Given the variations in the prognosis of the disease, obtaining adequate reliable information about common complications that affect the trend and prognosis of the disease in patients treated with conventional or modern methods in different regions of Iran is essential for planning and making decisions about genetic consultations and bone marrow transplantations in affected children [26].
The present study was conducted to determine the survival rate of patients with TM, TI, and sickle-thalassemia in highly endemic regions of Iran and to examine the effects of the main factors associated with survival in patients with TM and TI.
The present historical cohort study was conducted to determine the survival rate of patients with thalassemia born before 1971 and those born from 1971 to 2015 in Sistan and Baluchestan (Zahedan and Iranshahr), Hormozgan (Center for Special Diseases of Shahid Mohammadi Hospital), Tehran, and Mazandaran (Sari) Provinces. In Iran, the northern and southern provinces have highest frequency of thalassemia, and there are referral hospitals in the selected provinces that accept all patients from around the areas of the referral hospitals. Therefore, based on the prevalence of thalassemia and the existence of referral hospitals/centers, we selected 2 high-prevalence provinces from the north (Tehran and Mazandaran) and 2 provinces (Sistan and Baluchestan [Zahedan and Iranshahr] and Hormozgan) from the south of Iran. People with symptoms of anemia are screened for thalassemia at health provider centers, and patients suffering from thalassemia are referred to centers that provide medical services for thalassemia patients. The study population consisted of patients with TM, TI, and sickle beta-thalassemia that had medical records at the thalassemia units and were receiving medical services from them. Patients who had not presented to these medical centers in the 2 years preceding the study or who had incomplete or no records were excluded from the study.
Data about the form of thalassemia, the date of diagnosis, the initiation of iron removal from the body, and age were extracted from the patients’ records, along with some other required information. Trained investigators who were familiar with medical records visited the referral centers for thalassemia in each province, selected the records of all patients admitted from the inauguration of the center until 2015, and extracted the patients’ demographic details, such as age, gender, family history of thalassemia, date of diagnosis, and date of initiation of treatment. Certain outcomes, such as the date of death after the diagnosis of thalassemia, were determined by referring to the patients’ health records or the hospital archivists, or by asking their physicians. Subjects without valid and secure evidence of their death were considered to still be alive.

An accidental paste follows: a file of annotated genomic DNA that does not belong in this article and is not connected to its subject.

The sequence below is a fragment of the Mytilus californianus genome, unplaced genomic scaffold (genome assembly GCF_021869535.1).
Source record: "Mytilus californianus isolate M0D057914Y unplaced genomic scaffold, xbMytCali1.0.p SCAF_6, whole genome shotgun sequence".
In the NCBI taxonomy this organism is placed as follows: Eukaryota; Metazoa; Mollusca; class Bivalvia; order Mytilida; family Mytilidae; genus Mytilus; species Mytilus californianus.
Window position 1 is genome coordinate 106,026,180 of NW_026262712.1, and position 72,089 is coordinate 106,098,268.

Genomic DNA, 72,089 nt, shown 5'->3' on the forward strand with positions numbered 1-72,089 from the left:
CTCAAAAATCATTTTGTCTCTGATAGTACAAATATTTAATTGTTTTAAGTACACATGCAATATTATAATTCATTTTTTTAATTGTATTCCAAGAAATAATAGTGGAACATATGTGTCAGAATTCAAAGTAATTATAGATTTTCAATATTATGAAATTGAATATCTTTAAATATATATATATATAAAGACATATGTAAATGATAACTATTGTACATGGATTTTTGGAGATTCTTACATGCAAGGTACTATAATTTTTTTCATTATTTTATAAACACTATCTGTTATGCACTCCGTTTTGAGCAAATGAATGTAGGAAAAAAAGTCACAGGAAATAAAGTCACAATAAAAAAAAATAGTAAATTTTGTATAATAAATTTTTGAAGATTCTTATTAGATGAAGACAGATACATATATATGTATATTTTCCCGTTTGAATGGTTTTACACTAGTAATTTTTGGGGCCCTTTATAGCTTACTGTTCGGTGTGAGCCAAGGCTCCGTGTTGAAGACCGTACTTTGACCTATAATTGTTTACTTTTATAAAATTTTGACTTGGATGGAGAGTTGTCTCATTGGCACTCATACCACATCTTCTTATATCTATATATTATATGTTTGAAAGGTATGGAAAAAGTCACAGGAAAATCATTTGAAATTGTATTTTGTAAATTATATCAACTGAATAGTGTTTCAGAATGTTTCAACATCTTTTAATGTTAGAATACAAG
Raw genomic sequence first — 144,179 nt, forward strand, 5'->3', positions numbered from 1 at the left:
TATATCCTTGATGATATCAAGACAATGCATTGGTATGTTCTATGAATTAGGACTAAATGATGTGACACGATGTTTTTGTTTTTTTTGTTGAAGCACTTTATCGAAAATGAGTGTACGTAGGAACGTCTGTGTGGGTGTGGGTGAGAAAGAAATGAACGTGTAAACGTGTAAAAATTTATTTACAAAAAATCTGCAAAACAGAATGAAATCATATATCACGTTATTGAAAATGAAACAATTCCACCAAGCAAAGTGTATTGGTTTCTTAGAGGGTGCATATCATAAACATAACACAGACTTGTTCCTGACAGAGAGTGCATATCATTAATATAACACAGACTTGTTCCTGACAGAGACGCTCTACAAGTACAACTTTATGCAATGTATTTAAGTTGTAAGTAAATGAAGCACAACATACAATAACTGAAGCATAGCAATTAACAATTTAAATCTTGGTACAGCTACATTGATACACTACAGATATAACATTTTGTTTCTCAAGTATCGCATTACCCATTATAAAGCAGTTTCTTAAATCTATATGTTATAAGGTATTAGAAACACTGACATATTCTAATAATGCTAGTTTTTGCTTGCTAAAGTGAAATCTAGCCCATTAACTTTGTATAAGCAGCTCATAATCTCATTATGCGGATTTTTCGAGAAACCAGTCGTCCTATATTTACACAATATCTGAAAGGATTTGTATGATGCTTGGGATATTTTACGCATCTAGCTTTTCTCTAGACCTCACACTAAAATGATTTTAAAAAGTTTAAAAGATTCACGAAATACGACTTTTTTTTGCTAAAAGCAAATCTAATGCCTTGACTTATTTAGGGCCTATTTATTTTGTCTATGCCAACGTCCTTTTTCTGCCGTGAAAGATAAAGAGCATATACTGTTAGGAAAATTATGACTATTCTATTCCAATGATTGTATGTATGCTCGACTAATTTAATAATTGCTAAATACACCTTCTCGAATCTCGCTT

The present study examined the health records of a total of 5,491 patients from Tehran (n=2,717), Sari (n=739), Bandar-e-Abbas (Hormozgan) (n=815), Iranshahr (n=599), and Zahedan (n=621) using the consensus method (Figure 1).
Thalassemia is prevalent in the southern and northern regions of Iran. Due to the high frequency of thalassemia and the distances between cities, thalassemia patients are referred to a central hospital in each province. In the present study, all medical records from the selected provinces in the south of Iran (Hormozgan, Zahedan, and Iranshahr) and the north of Iran (Tehran and Mazandaran) were assessed to analyze the survival rate. It should be noted that Iranshahr and Zahedan are the 2 major cities in Sistan and Baluchestan Province; Iranshahr is located in the south and Zahedan in the north of the province.
Data entry and analysis
The extracted data from the patients’ records were entered into a pre-developed checklist and then transferred to Microsoft Excel 2010 (Microsoft, Redmond, WA, USA). The survival duration of each participant was obtained by subtracting the date of birth from the date of death. The survival rate of thalassemia patients was determined using the Kaplan-Meier test; this rate was compared between the different groups using the log-rank test. Trends in patient survival over the defined period were demonstrated using Kaplan-Meier curves. We carried out a Cox regression model to determine the effect of some factors on the survival of patients; these variables were separately entered into the model. We used a significance level of 0.05 and 95% confidence intervals (CIs). The relationship between the categorical variables was assessed using the chi-square test. All the analyses were performed in SPSS version 22.0 (IBM Corp., Armonk, NY, USA).
Ethics statements
The present study was examined and approved by the ethics committee of Zahedan University of Medical Sciences. All procedures performed in studies involving human participants were in accordance with the ethical standards of the institutional and/or national research committee and with the 1964 Helsinki declaration and its later amendments or comparable ethical standards.